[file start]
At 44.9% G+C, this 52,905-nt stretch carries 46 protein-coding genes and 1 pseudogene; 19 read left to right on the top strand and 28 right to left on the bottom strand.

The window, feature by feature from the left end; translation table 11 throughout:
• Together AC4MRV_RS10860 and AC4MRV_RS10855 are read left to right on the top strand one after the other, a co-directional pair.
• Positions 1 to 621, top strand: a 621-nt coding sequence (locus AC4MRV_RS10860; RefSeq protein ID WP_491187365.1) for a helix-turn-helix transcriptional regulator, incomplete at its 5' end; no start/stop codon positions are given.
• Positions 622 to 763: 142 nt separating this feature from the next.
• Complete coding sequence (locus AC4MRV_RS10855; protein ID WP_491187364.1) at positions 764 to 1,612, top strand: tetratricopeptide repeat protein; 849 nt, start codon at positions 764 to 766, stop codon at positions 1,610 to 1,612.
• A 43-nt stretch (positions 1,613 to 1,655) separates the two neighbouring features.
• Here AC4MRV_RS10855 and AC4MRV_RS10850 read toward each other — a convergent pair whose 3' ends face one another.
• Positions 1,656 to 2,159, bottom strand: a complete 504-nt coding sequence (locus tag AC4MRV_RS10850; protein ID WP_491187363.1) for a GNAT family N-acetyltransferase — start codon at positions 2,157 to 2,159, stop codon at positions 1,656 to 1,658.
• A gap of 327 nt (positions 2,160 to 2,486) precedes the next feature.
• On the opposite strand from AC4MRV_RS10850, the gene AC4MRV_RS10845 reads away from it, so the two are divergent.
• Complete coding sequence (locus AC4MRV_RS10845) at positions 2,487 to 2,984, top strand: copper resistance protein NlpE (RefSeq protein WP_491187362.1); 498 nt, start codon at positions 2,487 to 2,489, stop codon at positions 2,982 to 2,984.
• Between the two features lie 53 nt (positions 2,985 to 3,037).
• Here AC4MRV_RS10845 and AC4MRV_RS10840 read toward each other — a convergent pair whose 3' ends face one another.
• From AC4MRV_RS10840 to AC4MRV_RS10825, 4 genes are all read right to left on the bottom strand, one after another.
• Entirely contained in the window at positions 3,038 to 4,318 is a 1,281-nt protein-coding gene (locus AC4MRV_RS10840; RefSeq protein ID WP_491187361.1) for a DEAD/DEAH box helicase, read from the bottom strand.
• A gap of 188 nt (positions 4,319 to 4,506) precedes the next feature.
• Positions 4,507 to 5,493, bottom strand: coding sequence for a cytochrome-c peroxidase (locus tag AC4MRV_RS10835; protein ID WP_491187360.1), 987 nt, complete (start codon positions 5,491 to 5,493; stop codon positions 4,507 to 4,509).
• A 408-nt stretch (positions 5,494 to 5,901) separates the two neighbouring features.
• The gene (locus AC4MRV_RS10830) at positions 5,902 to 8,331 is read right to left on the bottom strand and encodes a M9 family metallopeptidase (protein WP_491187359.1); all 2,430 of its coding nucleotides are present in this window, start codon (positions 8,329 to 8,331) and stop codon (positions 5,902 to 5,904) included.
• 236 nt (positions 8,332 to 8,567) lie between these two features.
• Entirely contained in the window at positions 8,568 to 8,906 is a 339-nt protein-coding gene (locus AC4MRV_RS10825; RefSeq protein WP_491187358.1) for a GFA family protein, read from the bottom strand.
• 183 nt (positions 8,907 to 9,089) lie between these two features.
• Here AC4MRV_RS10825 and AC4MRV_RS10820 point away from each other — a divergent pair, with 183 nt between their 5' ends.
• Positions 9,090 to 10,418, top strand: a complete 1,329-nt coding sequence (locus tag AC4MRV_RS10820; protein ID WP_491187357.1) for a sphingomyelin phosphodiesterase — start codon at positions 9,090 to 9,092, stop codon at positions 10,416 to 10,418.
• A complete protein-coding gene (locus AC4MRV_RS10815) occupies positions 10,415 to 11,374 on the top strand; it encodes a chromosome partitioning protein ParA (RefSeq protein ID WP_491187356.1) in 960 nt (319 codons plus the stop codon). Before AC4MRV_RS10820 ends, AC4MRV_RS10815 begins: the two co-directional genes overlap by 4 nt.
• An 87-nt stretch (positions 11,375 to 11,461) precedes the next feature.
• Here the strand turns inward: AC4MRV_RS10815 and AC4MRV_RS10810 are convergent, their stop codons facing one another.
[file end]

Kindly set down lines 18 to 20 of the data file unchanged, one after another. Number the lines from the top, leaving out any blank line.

• Positions 4,507 to 5,493, bottom strand: coding sequence for a cytochrome-c peroxidase (locus tag AC4MRV_RS10835; protein ID WP_491187360.1), 987 nt, complete (start codon positions 5,491 to 5,493; stop codon positions 4,507 to 4,509).
• A 408-nt stretch (positions 5,494 to 5,901) separates the two neighbouring features.
• The gene (locus AC4MRV_RS10830) at positions 5,902 to 8,331 is read right to left on the bottom strand and encodes a M9 family metallopeptidase (protein WP_491187359.1); all 2,430 of its coding nucleotides are present in this window, start codon (positions 8,329 to 8,331) and stop codon (positions 5,902 to 5,904) included.